We have faced serious issues in the past, with both elephants and rhinos being slaughtered in their tens of thousands in the 70s, 80s and 90s. Nations stepped up, campaigns to educate and inform the then consumers of wild animal parts were deployed and in the case of ivory, a global ban on trade was implemented. Populations of species began to recover. Today’s challenge is driven by new emerging economies, where people wish to demonstrate their wealth and believe ivory presents an image of power, status and wealth. The challenge is made all the greater as technology has evolved since the last poaching crises, poachers come armed with automatic weapons, night vision equipment and even helicopters. All too often they are better armed and equipped than those on the ground charged with protecting wildlife and frequently laws pertaining to animal poaching do not fit the crime. A poacher arrested one day can be found poaching again just a week later, subjected only to just a petty fine for their original crime. Poaching and the associated trade in wild animals parts must carry with it sentencing fitting with a crime that today runs parallel to drug, human and arms trafficking.
The meeting on 21st May did not reveal immediate solutions, there is no magic wand we can wave – the meeting should be seen as a line being drawn in the sand. With the support of the press and media, which has a significant role to play here, a point emphasised by Prince Charles in his speech, it is the responsibility of those in attendance to work collaboratively in driving forward solutions. From front line field protection efforts, through to demand reduction strategies in consumer nations, with law enforcement, the judiciary and governments all needing to make illegal wildlife trafficking a priority.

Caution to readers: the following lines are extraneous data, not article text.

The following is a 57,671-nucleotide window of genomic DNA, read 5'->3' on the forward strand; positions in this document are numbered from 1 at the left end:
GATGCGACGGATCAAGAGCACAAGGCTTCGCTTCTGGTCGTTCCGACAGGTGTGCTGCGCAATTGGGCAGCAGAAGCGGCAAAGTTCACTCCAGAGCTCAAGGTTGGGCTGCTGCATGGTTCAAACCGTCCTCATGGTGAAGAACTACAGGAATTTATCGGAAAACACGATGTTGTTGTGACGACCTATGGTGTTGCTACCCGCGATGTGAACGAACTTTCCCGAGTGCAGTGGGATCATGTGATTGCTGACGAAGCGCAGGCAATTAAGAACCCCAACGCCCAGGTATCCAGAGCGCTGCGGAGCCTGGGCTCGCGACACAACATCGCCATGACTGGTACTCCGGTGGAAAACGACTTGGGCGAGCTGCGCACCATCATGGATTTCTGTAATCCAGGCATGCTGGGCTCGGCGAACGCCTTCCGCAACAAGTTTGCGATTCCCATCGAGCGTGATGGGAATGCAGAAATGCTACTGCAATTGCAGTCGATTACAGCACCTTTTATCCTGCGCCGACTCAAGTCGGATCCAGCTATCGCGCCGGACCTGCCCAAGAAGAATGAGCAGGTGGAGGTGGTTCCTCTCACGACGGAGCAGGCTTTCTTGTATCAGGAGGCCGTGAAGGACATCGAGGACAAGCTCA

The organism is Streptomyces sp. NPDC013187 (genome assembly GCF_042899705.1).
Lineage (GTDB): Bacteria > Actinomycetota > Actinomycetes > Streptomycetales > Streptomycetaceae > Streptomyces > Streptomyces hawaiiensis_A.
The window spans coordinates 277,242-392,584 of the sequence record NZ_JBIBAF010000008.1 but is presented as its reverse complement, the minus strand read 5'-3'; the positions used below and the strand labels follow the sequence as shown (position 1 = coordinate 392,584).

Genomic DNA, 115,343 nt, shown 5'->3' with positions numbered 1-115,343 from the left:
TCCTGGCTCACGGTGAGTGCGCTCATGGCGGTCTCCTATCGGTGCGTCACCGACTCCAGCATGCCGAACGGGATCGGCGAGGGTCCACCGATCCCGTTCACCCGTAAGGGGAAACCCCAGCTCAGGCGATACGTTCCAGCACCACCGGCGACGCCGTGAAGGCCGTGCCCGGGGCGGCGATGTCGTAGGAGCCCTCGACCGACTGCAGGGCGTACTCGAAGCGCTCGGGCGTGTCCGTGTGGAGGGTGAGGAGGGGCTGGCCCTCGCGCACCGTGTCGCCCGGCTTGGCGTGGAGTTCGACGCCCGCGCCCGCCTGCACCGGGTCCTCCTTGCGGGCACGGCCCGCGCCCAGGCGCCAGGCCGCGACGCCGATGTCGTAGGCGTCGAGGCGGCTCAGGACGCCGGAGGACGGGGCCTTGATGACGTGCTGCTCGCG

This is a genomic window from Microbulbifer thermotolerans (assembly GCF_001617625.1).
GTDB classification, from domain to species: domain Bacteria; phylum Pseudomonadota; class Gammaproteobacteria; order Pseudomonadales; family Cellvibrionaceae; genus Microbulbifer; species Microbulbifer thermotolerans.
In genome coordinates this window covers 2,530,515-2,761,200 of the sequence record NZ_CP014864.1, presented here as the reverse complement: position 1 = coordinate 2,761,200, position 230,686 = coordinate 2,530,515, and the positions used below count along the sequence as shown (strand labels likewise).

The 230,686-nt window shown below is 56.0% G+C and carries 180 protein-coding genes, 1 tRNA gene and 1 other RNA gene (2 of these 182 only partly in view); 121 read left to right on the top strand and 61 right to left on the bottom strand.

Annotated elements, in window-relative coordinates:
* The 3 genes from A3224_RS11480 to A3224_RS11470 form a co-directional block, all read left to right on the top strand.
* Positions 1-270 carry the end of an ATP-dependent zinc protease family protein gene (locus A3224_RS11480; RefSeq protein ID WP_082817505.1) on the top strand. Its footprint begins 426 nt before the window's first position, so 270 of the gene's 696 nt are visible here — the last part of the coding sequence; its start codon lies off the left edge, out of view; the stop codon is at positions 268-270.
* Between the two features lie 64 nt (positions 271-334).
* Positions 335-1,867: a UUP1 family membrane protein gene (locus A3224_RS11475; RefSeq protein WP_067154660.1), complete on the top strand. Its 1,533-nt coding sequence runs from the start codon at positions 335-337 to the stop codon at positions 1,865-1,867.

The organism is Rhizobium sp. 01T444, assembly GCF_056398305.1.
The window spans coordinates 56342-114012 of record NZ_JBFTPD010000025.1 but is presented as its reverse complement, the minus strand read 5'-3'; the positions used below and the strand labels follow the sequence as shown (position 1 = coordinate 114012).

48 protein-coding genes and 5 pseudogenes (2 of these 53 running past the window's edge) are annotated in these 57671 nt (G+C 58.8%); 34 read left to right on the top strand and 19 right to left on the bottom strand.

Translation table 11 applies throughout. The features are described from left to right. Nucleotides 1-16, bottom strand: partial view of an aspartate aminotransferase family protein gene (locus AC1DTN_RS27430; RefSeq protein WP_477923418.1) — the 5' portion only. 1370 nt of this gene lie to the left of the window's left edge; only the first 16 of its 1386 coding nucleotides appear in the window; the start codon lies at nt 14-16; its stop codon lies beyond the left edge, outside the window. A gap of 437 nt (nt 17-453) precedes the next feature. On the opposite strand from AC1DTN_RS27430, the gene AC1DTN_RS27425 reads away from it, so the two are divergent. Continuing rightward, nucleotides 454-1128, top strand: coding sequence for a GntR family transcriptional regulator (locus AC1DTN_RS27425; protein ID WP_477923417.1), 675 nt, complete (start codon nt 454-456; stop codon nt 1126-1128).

So what next! Recognition by each and every one of us that if we do not act with immediacy we will in the next 10 to 20 years witness the extinction of elephants, rhinos and tigers in the wild. The impact would be immeasurable on all of us, even those that live geographically far from these species, as after the elephants, we will witness the loss of the forests – the lungs of the earth. Humankind is tragically increasingly detached from nature and all the worse for it – if we fail to recognise that we are part of the same web of life as all other species, then we will ultimately destroy the planet and ourselves with it.
There were many powerful messages throughout the talks, however these words of the Prince of Wales must surely resonate with us all ‘The loss of wildlife would be an immeasurable stain on humankind’ and "Humanity is less than humanity without the rest of creation. Their destruction will diminish us all."
We all have a role to play and each and every one of us make a difference. Join us and let us win this battle for the world’s elephants and rhinos.
Keep up to date on the latest news about the ivory trade and our campaigning efforts through iWorry.